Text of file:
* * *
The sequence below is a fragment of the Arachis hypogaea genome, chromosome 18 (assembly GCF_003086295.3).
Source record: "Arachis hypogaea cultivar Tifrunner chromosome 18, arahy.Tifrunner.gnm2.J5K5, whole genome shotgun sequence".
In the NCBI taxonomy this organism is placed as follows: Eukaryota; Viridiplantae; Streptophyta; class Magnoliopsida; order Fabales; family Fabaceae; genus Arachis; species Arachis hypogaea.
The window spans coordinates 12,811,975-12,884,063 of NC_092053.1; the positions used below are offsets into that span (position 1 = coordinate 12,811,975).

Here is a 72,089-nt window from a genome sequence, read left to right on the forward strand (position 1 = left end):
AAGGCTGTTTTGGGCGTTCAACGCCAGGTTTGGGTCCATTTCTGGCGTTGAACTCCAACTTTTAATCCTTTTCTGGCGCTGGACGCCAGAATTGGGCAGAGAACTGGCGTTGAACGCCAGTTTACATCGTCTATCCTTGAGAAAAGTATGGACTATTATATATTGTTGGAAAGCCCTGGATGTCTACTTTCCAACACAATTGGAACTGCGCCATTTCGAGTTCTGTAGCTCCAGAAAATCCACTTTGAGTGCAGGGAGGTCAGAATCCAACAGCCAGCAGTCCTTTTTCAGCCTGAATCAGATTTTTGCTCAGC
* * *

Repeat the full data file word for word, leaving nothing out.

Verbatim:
The sequence below is a fragment of the Arachis hypogaea genome, chromosome 18 (assembly GCF_003086295.3).
Source record: "Arachis hypogaea cultivar Tifrunner chromosome 18, arahy.Tifrunner.gnm2.J5K5, whole genome shotgun sequence".
In the NCBI taxonomy this organism is placed as follows: Eukaryota; Viridiplantae; Streptophyta; class Magnoliopsida; order Fabales; family Fabaceae; genus Arachis; species Arachis hypogaea.
The window spans coordinates 12,811,975-12,884,063 of NC_092053.1; the positions used below are offsets into that span (position 1 = coordinate 12,811,975).

Here is a 72,089-nt window from a genome sequence, read left to right on the forward strand (position 1 = left end):
AAGGCTGTTTTGGGCGTTCAACGCCAGGTTTGGGTCCATTTCTGGCGTTGAACTCCAACTTTTAATCCTTTTCTGGCGCTGGACGCCAGAATTGGGCAGAGAACTGGCGTTGAACGCCAGTTTACATCGTCTATCCTTGAGAAAAGTATGGACTATTATATATTGTTGGAAAGCCCTGGATGTCTACTTTCCAACACAATTGGAACTGCGCCATTTCGAGTTCTGTAGCTCCAGAAAATCCACTTTGAGTGCAGGGAGGTCAGAATCCAACAGCCAGCAGTCCTTTTTCAGCCTGAATCAGATTTTTGCTCAGC